Bad behavior allowed the Chinese e-commerce platforms to dominate the fast fashion market, and policymakers must mount a response.
SHEIN and Temu know how to move fast — and right now, they’re leaving U.S. policymakers in the dust.
The U.S.-China Economic and Security Review Commission is out with a new issue brief examining the “data risks, sourcing violations, and trade loopholes” being utilized by the Chinese e-commerce giants to seize U.S. market share. Author Nicholas Kaufman dives into many alleged malpractices of the companies, including accusations of forced labor and other exploitative labor practices; health hazards; environmental damages; trade law violations; and copyright infringement.
But what’s striking about the brief is how clearly it outlines the speed to which SHEIN and Temu have dominated the market, and why a robust U.S. policy response can no longer wait.
SHEIN reshaped the fast fashion landscape by using extensive consumer data and artificial intelligence to “discern emerging fashion preferences and patterns” among consumers (which have led to concerns about data privacy). Meanwhile, SHEIN can then churn out merchandise “on a compressed timeline and at low cost,” as its has an exclusive supplier base, allowing it to bring products to market within five to seven days, compared to competitors who need three weeks or more. Products are then shipped directly to consumers, not sold in stores or via third party retailers.
While SHEIN focuses on clothing, Temu sells a variety of merchandise. But it copied SHEIN’s overall model to growing success, launching quietly in the United States in fall 2022 only to make a splash via a Super Bowl ad. It quickly gained a huge following.
But both companies utilize “[n]umerous controversial practices” that “present a range of challenges to U.S. interests.” Many of these bad acts are also likely to be in direct violation of U.S. law, Kaufman argues:
Investigations in 2022 alleged that Shein failed to declare that it had sourced cotton from Xinjiang for its products, a violation of the Uyghur Forced Labor Prevention Act. These claims are exacerbated by further reports of illegal labor conditions among the suppliers of Chinese fast fashion firms as well as findings that Shein products pose health hazards and environmental risks. Shein and several other Chinese fast fashion firms have also faced a high volume of copyright infringement accusations and lawsuits for intellectual property (IP) rights violations.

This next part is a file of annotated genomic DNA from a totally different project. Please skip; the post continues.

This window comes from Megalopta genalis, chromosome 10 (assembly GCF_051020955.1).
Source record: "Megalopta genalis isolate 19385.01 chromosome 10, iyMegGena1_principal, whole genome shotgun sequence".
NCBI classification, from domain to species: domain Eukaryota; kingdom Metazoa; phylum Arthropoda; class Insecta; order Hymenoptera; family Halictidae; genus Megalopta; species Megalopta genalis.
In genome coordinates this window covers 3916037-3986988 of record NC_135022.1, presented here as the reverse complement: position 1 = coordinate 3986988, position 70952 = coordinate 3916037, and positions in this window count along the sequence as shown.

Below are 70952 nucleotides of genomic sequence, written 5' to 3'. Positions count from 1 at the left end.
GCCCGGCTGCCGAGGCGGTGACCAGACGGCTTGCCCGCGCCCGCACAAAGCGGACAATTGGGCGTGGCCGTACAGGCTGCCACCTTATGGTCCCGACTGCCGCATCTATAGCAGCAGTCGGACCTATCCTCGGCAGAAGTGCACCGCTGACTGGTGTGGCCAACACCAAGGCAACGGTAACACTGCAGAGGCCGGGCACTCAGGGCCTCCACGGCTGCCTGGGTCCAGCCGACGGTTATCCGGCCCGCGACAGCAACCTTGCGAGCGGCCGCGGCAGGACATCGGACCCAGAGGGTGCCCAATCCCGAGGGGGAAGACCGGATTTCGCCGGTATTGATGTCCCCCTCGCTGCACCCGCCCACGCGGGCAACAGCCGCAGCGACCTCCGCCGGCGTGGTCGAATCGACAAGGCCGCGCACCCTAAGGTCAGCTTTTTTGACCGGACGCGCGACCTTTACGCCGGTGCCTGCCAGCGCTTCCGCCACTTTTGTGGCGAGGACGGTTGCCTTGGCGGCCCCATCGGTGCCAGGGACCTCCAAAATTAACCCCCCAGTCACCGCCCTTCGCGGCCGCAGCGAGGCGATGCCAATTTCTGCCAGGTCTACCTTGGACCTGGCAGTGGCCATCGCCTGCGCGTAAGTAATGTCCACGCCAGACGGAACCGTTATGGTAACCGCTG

Shein and similar companies present a range of challenges to U.S. interests, including difficulties monitoring supply sources and obstacles in ensuring fair market practices with U.S. competitors. These companies also exploit trade de minimis import exemptions, through which firms make shipments to the United States that are below an $800 value and are therefore not subject to import duties. Taken together, Shein and similar firms serve as a case study of Chinese e-commerce platforms outmaneuvering regulators to grow a dominant U.S. market presence.
The key takeaway here is that SHEIN and Temu didn’t just come up with a superior business model. Instead, they are exploiting a number of downright damaging practices to seize market share, some of which may be in direct violation of U.S. law.
It’s time for policymakers to do something about it. “The U.S. government should be vigilant in ensuring that these firms adhere to U.S. laws and regulations and are not granted unfair advantages over U.S. firms,” Kaufman argues, specifically recommending:
- Strengthening trade enforcement: It’s increasingly clear that SHEIN and other Chinese direct-to-consumer brands are sending products to U.S. customers that are likely made with forced labor in Xinjiang. That is in direct violation of the Uyghur Forced Labor Prevention Act, which bars imports from Xinjiang unless companies can definitively prove their products aren’t tied to forced labor. But the direct-to-consumer model means these packages “are frequently not inspected,” Kaufman notes. That’s a loophole that needs closing. U.S. officials need better staffing and technological tools to inspect these goods.
- Addressing the “de minimis” exemption: Speaking of loopholes, SHEIN and Temu have taken advantage of one that allows packages valued under $800 to enter the U.S. without paying tariffs. But these companies are shipping billions of dollars in product to the United States, and avoid the tariff by sending goods directly-to-consumers. This isn’t how the “de minimis” exemption was intended to work, and Congress should move to close this loophole.
- Deterring intellectual property (IP) theft: U.S. companies and designers of all sizes have accused SHEIN and other Chinese brands of stealing IP, but there’s often little they can do to address it. Independent designers in particular have had their designs stolen but don’t have the resources to pursue legal remedies, Kaufman notes.
There is growing recognition among policymakers that more must be done to address the threat posed by SHEIN and Temu. Kaufman points out previous legislation to close the de minimis loophole, along with efforts to strengthen the monitoring of clothing sourcing and environmental impact. And just last week, a group of bipartisan lawmakers wrote to U.S. Customs officials about enforcement of the Uyghur Forced Labor Prevention Act, specifically citing their concern about SHEIN and Temu.
The problem is that recognition isn’t enough. SHEIN and Temu are moving fast — and a number of other predatory companies are looking to follow in their footsteps. It’s time for Congress and other key government officials to get to work on policy and enforcement efforts that address the malpractices that are a threat to U.S. interests.